From adaptive approach...
Back in past adaptive design was a nickname of principle of creating tailored mobile experience alongside the desktop website. This is how we ended up with these horrible m. (mobile) websites, which due to overhead of two websites maintenance (mobile and desktop) always failed on promise of delivering proper mobile service, raising users' frustration all the time. Simply, the editors were unable to provide the same content and features as on desktop version because this task involved a lot of manual content and media adjustments to fit requirements of different layout. Personally I gave up with dozen of websites forcing me to use their crippled mobile versions (I'm looking at you Huffington Post!) and not allowing bring back the standard desktop frontend.
...to responsive approach
Thanks to adoption of CSS3, designers were able to employ a different approach, called responsive design, which was basically a set of rules for web browsers to modify displayed website layout depending on the size of their viewport (visible screen size). It resolved the problem of adaptive design approach, as organizations had finally only one website to maintain, which have been adjusting its display to the visitor's device. This was truly revolutionary as finally we were able to delivery exceptional mobile visitor's experience at the same pace as desktop version and take care of highly growing mobile traffic in a proper manner.
Unfortunately, with increasing number of different mobile devices, responsive design approach get us into a trouble again. First, to support different devices like smartwatches, cell phones, smart phones, phablets, tablets, desktops and retina laptops and desktops (phew!) we had to start delivering frontend able to serve all of them and even taking care of subtle differences in their capabilities, what naturally drove development complexity and raised project's costs. What even worse, since it was a browser to adjust a website layout dynamically on the moment of its display, we had to transfer all of the frontend code and media for all supported devices first, what exponentially increased data transfers to visitors. Normally it isn’t a big issue, as our cellular networks are constantly increasing available bandwidths, however mobile users still stay very sensitive for data transfers due to transfer caps imposed by operators and natural changes of bandwidth available to them due to connection conditions. Obviously, the fact that even a poor smartwatch has to process a frontend code of all its bigger brothers and sisters prior displaying a simple website doesn't help with performance and consequently a proper user experience as well.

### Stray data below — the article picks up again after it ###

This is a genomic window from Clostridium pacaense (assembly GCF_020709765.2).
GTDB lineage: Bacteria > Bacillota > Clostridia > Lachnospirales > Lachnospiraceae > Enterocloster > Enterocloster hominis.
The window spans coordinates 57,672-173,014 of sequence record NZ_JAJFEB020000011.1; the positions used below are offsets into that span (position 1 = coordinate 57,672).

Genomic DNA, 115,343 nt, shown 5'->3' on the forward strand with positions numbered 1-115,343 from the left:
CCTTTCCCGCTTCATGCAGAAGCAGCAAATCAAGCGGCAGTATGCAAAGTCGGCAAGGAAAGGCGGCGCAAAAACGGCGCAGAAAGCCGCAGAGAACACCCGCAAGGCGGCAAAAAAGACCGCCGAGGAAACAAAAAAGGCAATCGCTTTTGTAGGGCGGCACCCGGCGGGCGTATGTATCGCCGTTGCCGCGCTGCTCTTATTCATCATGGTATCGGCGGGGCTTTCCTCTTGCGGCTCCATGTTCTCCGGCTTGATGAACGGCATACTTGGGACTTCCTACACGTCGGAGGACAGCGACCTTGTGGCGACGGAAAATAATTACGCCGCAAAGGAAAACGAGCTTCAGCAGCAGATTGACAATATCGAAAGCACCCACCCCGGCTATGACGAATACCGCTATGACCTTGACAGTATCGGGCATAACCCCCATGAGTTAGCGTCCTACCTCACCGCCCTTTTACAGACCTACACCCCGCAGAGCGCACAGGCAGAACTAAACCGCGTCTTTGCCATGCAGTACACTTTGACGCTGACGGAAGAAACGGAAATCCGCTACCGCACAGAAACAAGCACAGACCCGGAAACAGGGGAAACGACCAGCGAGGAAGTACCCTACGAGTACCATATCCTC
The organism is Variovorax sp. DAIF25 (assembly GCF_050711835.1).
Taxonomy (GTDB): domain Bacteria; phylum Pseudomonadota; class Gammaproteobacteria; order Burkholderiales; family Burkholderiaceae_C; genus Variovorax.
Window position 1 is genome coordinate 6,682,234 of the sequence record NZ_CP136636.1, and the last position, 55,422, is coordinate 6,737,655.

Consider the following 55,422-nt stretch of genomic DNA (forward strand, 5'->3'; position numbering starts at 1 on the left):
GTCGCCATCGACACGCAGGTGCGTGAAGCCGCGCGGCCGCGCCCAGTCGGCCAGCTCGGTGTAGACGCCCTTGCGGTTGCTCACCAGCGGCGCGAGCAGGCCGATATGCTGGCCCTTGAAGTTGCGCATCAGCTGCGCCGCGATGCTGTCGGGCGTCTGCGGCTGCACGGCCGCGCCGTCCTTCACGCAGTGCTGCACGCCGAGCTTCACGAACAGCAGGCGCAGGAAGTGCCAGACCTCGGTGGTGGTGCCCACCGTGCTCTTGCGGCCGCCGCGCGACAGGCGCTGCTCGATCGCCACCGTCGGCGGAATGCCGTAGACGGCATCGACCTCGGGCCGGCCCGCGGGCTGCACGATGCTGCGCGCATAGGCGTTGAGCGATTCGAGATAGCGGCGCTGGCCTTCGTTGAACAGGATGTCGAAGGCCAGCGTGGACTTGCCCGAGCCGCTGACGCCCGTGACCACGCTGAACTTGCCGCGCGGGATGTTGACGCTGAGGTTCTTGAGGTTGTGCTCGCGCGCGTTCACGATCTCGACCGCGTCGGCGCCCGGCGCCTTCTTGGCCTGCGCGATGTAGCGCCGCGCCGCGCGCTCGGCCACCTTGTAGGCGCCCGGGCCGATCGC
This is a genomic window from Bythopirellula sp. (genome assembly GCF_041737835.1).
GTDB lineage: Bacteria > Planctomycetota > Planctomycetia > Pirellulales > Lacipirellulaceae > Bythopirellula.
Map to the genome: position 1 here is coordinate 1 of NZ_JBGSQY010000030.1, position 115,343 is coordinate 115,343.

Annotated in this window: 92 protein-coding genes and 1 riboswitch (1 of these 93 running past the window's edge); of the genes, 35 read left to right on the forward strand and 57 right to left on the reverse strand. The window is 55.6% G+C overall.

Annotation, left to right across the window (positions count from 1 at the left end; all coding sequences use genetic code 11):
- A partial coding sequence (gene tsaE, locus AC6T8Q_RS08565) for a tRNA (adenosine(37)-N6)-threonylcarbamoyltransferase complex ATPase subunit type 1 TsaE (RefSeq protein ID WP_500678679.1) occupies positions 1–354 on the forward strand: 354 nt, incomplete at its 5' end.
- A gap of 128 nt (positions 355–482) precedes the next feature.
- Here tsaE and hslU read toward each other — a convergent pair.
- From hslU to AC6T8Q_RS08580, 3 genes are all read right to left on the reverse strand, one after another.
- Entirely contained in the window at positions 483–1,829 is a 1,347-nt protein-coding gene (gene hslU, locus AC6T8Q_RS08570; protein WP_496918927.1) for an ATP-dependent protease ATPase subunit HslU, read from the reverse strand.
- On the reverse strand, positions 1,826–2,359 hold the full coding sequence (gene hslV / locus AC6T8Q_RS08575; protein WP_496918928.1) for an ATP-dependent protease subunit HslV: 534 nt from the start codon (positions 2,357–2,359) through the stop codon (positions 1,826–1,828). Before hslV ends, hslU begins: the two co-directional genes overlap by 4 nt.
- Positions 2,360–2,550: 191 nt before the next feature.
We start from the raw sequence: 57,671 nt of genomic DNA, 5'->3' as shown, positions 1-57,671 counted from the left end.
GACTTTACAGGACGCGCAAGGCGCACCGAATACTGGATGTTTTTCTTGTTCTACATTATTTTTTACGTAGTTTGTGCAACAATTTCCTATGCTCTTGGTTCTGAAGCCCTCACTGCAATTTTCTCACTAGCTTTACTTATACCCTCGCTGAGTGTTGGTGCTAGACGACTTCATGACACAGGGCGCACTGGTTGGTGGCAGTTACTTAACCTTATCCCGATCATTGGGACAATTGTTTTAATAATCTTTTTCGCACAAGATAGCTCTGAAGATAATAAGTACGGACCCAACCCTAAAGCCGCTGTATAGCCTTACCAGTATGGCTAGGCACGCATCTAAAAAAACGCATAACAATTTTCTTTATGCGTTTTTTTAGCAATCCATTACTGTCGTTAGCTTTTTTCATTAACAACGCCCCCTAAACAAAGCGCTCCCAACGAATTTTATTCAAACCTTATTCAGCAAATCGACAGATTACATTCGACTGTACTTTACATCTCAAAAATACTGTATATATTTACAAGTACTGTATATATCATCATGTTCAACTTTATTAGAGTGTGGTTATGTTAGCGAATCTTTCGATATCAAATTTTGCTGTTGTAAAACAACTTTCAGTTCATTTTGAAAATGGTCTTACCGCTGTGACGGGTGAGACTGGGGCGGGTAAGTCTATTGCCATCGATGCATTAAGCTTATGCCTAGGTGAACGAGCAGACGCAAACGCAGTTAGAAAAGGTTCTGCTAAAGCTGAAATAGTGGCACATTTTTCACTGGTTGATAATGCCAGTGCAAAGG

In the end of the day, only those of us who are lucky enough to be connected on rock-solid LTE, with a robust flagship phone felt a real improvement in a mobile experience delivered by responsive design.
Back to adaptive again! (or RESS)
In this situation, we had to start building smarter solutions, which will limit development complexity, but also amount of data transferred to users, offloading heavy processing on new shiny servers we buy to support our online environments. This is how we came up with new approach, vaguely called adaptive desing again (some of us call it server side responsive, or more often RESS - Responsible Design with Server Side components).
This time, instead of building specialized mobile websites, we started building smart CMS solutions, able to display same content but in different layout dynamically, selecting best experience for a visitor's device. What's more, thanks to integration with external mobile devices' databases, we could start not only recognizing the type of device (mobile, tablet etc.), but also its capabilities (touch capable, onboard GPS etc.) and subsequently customize user's experience even more.
Imagine, entering a website, which already knows that you're accessing it on a new iPhone 6s+, hence omitting navigation sliders (to let you interact with it by touch) and displaying a contact map with your position marked on it, due to native connectivity with built in GPS device. In the same time, if you visit it on your old Blackberry, it will gladly expose all navigation elements and even display resolution optimized images, saving your time and bandwidth.
What's there for web marketer?
Modern adaptive design capabilities of CMS systems simplified development and further enhancements of the websites (your development team delivers separate pieces of layout without all the dependencies) and increased our capabilities to build and deliver truly mobile optimized and personalized websites. In order to make it happen, your CMS system has to be smart enough to enable developers employ adaptive design approach easily, then deliver well performing websites at scale. This is where the battlefield is today as only a handful of solutions available on the market are mature enough to satisfy all the requirements. Whenever you select a technology or its provider, ask for their support of dynamic adaptive design, mobile experience optimization and understanding of challenges of present. No organization can afford today, to deliver inferior mobile user experience, since this is how majority of web traffic is generated in modern Internet and will be only growing in next years.